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Old 09-27-2009, 06:18 AM   #1
gael33
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Question Best time to upgrade?


I have been a fan of Ubuntu ever since I discovered how stable it is compared to Microsoft. At the moment I have Ubuntu 8.10 and am wondering if it's time for a newbie such as myself should think about upgrading to 9.04 now that most of the bugs have been sorted out. I know I could stick with 8.10 for some considerable time yet but my natural curiosity has started to itch, and the only thing that stops me from scratching and upgrading is a fear of losing all of my work, and all the hassle and time of reinstalling 8.10 again.
So the big question is; Is it safe for a person such as me (tech Moron) to take that leap and upgrade to Ubuntu 9.04?

Thanks in advance
 
Old 09-27-2009, 06:20 AM   #2
~sHyLoCk~
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Wait till 9.10 comes out next month.
 
Old 09-27-2009, 06:43 AM   #3
gael33
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Quote:
Originally Posted by ~sHyLoCk~ View Post
Wait till 9.10 comes out next month.
Thank you for replying
Normally I wait for at least 1 year for the experts to iron out all the bugs and then download ... are you suggesting that 9.10 will become available bug free? From what I read on the forums, each new distro has problems for at least 6 to 12 months after release and I am not technically capable of fixing things when the proverbial poo hits the fan. The reason I mentioned 9.04 was because of that very reason ... most of the bugs and glitches will have been fixed (I hope)
 
Old 09-27-2009, 06:56 AM   #4
~sHyLoCk~
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From your posts it looks like you want a rock solid stable distribution and that is your most important requirement above all? If that is true, in that case you are using the wrong distro. Ubuntu is not bug free. It has never been. I doubt 9.10 will be either. For rock solid stability I would suggest using Slackware, CentOS, Gentoo Stable branch, Debian Lenny or FreeBSD.

Last edited by ~sHyLoCk~; 09-27-2009 at 07:02 AM.
 
Old 09-27-2009, 06:59 AM   #5
catkin
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Quote:
Originally Posted by gael33 View Post
The reason I mentioned 9.04 was because of that very reason ... most of the bugs and glitches will have been fixed (I hope)
Valid reasoning. There is no right answer; it is a matter of how you value and balance the pros and cons including the work involved in changing. See this LQ post for some of them. Many people do a pilot installation in a virtual machine and-or-or install dual boot, especially when upgrading a system that people rely on for day-to-day work. It helps if you keep your data (/home and maybe /srv and var) on separate file systems that can be mounted on both versions although this approach does not work when there are differences configuration files-and-directories, for example in ~/. There are "smart" ways like that to ease the transition but no silver bullets.
 
Old 09-27-2009, 08:48 AM   #6
Wim Sturkenboom
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If it ain't broke, don't fix it.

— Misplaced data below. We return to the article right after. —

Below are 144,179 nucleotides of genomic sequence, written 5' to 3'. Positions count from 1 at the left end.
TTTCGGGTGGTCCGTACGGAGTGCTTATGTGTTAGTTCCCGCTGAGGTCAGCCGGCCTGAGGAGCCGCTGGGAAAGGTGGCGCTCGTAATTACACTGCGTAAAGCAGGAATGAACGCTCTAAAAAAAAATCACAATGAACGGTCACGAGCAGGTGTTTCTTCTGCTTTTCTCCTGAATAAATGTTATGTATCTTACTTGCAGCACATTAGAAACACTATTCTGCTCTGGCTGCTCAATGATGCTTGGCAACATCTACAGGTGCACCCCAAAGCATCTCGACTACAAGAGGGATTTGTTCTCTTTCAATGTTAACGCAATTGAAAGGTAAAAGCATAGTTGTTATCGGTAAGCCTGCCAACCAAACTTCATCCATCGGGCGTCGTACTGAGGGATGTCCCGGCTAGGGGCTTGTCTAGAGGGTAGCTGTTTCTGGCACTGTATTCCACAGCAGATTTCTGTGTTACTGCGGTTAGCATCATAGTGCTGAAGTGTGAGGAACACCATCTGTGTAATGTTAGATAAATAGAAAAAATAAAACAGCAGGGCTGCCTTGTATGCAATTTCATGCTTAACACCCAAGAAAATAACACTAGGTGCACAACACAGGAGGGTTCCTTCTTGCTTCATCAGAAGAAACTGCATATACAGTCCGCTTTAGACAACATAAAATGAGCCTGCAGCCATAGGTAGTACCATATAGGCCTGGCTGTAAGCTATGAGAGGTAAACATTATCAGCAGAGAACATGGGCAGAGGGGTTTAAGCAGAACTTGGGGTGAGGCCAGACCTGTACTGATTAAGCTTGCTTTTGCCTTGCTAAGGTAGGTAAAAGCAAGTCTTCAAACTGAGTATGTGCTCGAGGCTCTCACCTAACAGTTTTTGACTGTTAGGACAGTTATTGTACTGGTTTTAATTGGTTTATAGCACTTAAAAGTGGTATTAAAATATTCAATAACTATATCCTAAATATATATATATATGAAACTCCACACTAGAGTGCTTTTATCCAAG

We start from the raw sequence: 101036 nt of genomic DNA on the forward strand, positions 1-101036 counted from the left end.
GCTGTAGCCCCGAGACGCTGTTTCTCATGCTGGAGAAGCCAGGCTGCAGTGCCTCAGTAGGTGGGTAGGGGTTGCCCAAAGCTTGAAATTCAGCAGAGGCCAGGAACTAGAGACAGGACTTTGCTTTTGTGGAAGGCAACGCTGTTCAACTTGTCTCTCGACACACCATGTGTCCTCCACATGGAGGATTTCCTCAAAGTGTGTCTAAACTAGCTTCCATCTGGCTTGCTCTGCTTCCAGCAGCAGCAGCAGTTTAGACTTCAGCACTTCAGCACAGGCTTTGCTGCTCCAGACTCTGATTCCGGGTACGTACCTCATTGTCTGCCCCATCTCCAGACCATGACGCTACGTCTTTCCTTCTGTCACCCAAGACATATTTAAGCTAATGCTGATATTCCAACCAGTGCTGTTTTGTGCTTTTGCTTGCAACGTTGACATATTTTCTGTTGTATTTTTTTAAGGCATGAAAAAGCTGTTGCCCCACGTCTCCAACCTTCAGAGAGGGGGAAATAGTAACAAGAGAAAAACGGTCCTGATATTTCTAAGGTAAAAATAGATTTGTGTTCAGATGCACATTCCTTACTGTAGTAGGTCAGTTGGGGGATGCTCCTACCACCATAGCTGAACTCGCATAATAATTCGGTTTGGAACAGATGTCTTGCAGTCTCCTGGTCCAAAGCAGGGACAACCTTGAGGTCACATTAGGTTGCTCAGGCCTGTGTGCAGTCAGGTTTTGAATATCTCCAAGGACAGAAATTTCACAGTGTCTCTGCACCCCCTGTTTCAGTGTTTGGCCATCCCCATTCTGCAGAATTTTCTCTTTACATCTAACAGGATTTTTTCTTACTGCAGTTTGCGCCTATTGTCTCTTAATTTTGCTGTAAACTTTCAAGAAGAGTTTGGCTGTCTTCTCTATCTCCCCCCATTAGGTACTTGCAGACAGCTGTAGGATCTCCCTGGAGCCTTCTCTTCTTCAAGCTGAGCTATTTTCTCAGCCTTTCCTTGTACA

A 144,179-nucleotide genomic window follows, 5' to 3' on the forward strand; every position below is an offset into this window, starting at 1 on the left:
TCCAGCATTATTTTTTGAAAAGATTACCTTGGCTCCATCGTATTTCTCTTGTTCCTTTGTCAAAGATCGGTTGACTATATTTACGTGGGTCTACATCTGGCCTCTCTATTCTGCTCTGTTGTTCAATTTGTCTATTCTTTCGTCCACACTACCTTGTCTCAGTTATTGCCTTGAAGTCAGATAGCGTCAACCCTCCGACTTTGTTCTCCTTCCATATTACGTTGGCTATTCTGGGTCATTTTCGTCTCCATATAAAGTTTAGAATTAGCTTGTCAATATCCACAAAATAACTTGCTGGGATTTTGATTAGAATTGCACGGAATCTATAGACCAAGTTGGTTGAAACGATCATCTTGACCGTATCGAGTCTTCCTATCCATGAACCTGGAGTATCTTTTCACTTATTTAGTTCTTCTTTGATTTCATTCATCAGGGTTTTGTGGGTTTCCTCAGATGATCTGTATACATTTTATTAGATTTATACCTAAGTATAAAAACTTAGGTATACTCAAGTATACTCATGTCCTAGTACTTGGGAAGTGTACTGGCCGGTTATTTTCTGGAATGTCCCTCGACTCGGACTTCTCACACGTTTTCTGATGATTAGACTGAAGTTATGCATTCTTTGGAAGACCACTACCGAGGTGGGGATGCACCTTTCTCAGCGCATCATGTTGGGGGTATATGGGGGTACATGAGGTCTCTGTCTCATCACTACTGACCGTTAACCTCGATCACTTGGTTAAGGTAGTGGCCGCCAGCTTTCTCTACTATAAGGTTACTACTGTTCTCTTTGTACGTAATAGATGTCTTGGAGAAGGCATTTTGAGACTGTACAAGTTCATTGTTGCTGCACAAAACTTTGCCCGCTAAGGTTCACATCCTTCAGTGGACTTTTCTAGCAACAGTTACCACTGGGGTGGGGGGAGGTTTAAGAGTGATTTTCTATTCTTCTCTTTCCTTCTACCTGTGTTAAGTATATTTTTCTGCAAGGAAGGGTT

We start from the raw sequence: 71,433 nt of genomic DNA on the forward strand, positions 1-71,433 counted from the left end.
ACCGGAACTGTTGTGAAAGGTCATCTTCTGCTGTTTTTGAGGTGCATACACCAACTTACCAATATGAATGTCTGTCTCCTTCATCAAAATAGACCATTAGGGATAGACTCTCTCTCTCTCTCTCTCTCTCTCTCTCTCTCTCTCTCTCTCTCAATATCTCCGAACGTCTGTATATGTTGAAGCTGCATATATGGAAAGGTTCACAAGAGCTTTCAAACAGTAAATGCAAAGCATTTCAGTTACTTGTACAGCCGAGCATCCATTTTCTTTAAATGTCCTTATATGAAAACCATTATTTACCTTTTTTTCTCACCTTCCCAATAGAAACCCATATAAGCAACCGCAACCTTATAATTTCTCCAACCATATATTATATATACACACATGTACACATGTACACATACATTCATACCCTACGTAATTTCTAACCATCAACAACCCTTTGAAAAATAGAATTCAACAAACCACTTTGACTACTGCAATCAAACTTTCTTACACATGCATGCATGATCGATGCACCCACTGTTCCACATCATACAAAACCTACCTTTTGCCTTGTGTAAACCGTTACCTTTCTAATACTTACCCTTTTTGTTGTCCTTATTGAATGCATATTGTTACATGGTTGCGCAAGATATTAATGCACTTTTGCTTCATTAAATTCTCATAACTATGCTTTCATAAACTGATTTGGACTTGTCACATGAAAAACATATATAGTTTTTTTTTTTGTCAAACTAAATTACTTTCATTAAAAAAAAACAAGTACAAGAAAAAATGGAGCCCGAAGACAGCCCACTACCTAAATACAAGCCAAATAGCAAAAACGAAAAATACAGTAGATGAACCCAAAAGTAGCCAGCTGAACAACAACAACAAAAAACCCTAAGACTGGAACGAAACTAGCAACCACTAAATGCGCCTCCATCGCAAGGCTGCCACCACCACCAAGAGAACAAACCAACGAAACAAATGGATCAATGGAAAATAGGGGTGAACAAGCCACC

Make sure that all issues that might apply to your hardware are sorted. If not, stay away from it because you will not enjoy the experience.
 
Old 09-27-2009, 08:53 AM   #7
onebuck
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Hi,

I agree 'If it ain't broke don't fix it'! Another caution would be 'measure twice cut once'.

But if you must then be sure to backup anything that is valuable before doing anything with your system.
 
Old 09-27-2009, 12:54 PM   #8
gael33
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Quote:
Originally Posted by Wim Sturkenboom View Post
If it ain't broke, don't fix it.

Make sure that all issues that might apply to your hardware are sorted. If not, stay away from it because you will not enjoy the experience.

I will consider all that you have said .... thank you.
 
Old 09-27-2009, 12:56 PM   #9
gael33
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Quote:
Originally Posted by onebuck View Post
Hi,

I agree 'If it ain't broke don't fix it'! Another caution would be 'measure twice cut once'.

But if you must then be sure to backup anything that is valuable before doing anything with your system.
Good advice taken on board
I'll check out Slackware 13.0 and see if that suits my needs ... thanks.
 
Old 09-27-2009, 01:00 PM   #10
gael33
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Quote:
Originally Posted by catkin View Post
Valid reasoning. There is no right answer; it is a matter of how you value and balance the pros and cons including the work involved in changing. See this LQ post for some of them. Many people do a pilot installation in a virtual machine and-or-or install dual boot, especially when upgrading a system that people rely on for day-to-day work. It helps if you keep your data (/home and maybe /srv and var) on separate file systems that can be mounted on both versions although this approach does not work when there are differences configuration files-and-directories, for example in ~/. There are "smart" ways like that to ease the transition but no silver bullets.
Hummm! Lots to think about there ... I promise no knee jerk reaction although I will do some research to see if I have the best operating system for what I require ... thanks for your reply.
 
  


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